Local History and Genealogy Notes
Posted on May 29, 2013
Since 1997 I've advocated for the preservation of the Hansen House at 718 North McDowell Blvd. The first time I learned of the house was when a developer proposed demolishing the house and replacing it with a medical office building. At the time I was working for the City of Petaluma Planning Department (when they still had one) and was asked to evaluate the property for its signifance. I did a fair amount of research and discovered that the house was associated with Anna Marie and Hans Hansen, Danish immigrants who came to the United States in May of 1903 aboard the "S.S. Ultonia".
The first stop on the West Coast was Los Angeles. From there they headed north to Fresno and finally Petaluma.
Anna Marie and Hans located temporarily in a house on Bridge Street and Main Street (now Lakeville Road and Petaluma Boulevard North). Shortly after that they moved to Sunnyslope Avenue and by 1906, with help from Anna's family, the Iversens, the house on North McDowell was constructed. An interesting feature of the house is the integrated tank house.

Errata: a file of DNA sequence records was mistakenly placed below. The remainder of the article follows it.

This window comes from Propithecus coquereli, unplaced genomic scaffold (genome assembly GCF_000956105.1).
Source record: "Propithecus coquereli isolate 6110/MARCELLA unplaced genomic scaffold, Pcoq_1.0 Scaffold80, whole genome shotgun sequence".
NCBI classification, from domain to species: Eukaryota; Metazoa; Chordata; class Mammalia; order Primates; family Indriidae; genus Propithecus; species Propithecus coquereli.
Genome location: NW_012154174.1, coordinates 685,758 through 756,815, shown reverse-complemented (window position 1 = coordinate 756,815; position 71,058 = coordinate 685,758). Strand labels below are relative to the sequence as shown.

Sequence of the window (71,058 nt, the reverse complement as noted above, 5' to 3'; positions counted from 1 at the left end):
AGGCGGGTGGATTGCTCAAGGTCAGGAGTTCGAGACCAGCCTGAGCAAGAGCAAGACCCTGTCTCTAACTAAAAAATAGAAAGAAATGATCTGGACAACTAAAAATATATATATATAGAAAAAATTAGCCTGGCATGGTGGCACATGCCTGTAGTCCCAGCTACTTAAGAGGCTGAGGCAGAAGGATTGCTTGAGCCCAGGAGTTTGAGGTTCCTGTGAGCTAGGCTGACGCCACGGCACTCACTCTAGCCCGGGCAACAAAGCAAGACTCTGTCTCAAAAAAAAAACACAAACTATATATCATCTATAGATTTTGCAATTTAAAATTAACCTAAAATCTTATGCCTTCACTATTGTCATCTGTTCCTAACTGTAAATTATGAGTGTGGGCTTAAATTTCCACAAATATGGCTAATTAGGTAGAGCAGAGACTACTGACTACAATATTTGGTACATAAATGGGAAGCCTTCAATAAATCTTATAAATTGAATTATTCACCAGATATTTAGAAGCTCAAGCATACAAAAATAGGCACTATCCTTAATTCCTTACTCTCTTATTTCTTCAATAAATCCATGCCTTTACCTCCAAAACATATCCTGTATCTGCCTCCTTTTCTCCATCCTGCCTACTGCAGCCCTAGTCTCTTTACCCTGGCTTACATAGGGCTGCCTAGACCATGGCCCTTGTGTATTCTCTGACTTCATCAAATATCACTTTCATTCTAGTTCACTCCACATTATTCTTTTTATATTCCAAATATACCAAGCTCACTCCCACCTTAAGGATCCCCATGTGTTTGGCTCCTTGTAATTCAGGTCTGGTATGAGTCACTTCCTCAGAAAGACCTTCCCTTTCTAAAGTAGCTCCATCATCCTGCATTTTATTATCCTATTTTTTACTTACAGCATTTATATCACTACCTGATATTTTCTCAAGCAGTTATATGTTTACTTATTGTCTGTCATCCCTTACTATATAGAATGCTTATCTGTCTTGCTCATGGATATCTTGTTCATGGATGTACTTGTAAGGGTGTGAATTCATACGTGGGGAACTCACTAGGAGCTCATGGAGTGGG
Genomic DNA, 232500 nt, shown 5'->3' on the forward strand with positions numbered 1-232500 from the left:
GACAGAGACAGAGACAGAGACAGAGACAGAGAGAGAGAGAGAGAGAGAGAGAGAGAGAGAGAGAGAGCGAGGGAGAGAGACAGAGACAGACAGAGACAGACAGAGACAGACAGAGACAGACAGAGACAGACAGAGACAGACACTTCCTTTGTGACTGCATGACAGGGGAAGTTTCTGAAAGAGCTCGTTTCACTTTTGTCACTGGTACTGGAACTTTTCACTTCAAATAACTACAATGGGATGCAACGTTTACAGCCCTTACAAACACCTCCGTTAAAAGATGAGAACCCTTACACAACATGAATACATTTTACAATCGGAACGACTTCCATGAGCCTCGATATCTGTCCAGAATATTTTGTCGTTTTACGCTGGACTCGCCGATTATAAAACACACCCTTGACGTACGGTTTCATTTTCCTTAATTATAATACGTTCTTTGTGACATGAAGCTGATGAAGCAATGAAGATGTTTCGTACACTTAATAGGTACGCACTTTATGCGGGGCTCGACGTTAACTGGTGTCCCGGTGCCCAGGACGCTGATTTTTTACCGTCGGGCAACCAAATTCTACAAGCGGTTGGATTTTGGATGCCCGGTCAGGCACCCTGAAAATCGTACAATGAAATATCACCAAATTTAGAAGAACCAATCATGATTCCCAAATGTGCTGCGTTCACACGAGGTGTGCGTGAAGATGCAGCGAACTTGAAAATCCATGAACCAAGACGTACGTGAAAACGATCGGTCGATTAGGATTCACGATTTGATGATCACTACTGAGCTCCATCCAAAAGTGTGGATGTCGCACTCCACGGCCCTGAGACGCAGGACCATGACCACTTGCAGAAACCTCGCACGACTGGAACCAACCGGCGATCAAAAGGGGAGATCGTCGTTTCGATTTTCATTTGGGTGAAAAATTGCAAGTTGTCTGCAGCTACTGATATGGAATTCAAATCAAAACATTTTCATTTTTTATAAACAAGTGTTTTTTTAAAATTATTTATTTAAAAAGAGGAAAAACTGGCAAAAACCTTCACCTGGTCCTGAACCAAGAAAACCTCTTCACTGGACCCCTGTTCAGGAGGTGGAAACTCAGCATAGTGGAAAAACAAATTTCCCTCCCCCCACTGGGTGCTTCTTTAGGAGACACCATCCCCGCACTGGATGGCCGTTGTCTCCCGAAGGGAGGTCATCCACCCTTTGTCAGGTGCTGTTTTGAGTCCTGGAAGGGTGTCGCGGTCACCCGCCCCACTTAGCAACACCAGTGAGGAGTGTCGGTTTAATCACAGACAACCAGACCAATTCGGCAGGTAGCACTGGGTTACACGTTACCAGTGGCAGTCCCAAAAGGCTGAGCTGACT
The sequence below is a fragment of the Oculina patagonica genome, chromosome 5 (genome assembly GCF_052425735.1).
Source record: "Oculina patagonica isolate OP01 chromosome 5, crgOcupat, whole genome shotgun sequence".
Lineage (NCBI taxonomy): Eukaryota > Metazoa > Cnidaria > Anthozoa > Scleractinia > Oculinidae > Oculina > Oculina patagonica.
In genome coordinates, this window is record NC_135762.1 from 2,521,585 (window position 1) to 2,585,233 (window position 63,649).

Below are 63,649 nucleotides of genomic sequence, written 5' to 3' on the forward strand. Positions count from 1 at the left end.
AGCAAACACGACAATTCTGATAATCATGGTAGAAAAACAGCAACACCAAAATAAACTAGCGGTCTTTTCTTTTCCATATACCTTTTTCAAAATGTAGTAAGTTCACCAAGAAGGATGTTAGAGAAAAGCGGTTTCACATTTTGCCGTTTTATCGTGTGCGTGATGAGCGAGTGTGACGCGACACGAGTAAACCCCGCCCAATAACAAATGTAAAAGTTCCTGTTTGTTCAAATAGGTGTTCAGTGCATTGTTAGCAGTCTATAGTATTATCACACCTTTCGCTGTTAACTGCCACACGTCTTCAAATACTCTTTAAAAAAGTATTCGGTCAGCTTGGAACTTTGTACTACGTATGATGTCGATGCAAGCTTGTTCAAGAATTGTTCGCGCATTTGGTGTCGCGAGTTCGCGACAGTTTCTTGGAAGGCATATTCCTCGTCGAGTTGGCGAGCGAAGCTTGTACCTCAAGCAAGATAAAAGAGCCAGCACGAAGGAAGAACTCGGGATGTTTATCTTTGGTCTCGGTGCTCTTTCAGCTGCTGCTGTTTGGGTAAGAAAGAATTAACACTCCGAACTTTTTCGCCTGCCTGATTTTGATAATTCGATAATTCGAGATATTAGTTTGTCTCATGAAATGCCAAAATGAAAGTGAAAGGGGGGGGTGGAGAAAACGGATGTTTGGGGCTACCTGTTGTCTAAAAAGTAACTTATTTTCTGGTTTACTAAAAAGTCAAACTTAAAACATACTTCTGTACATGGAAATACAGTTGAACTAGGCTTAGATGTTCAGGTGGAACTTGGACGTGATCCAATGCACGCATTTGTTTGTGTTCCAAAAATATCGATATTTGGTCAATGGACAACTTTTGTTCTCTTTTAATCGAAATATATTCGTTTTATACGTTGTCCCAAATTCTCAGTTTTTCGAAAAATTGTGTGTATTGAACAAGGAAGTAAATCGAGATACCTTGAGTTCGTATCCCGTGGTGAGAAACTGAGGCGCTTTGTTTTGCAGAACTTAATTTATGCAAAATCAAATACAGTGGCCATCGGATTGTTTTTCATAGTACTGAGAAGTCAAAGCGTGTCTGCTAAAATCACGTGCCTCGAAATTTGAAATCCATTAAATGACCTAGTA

According to a history of the Iver-Joergensen family that we have here at the Sonoma County History & Genealogy Library, Anna Iverson was born August 27, 1865, in Gamst Vestermark, Denmark and married Hans Hansen in December 21, 1886. They had eight children, but only six lived to adulthood: Christine, Marinus, Thorwald, Hans, Jr., Tony and Joe. The family engaged in chicken ranching and Anna served as a midwife to many in the community including Emma Sonksen who was born in the Hansen House in 1911. Emma died in 2001, but up until at least 1997 she was living across the street from the Hansen House in the Capri Creek Mobile Home Park.
Although approved, the medical office project never occured. Several other proposals came up over the years - each time the first priority for the developer was demolition. After the Historic and Cultural Preservation committee determined that the house had historic significance, a residential developer proposed moving the house, but before the details could be worked about the house mysteriously caught on fire. Within a few days that developer was in the Planning Department requesting a demolition permit which was denied.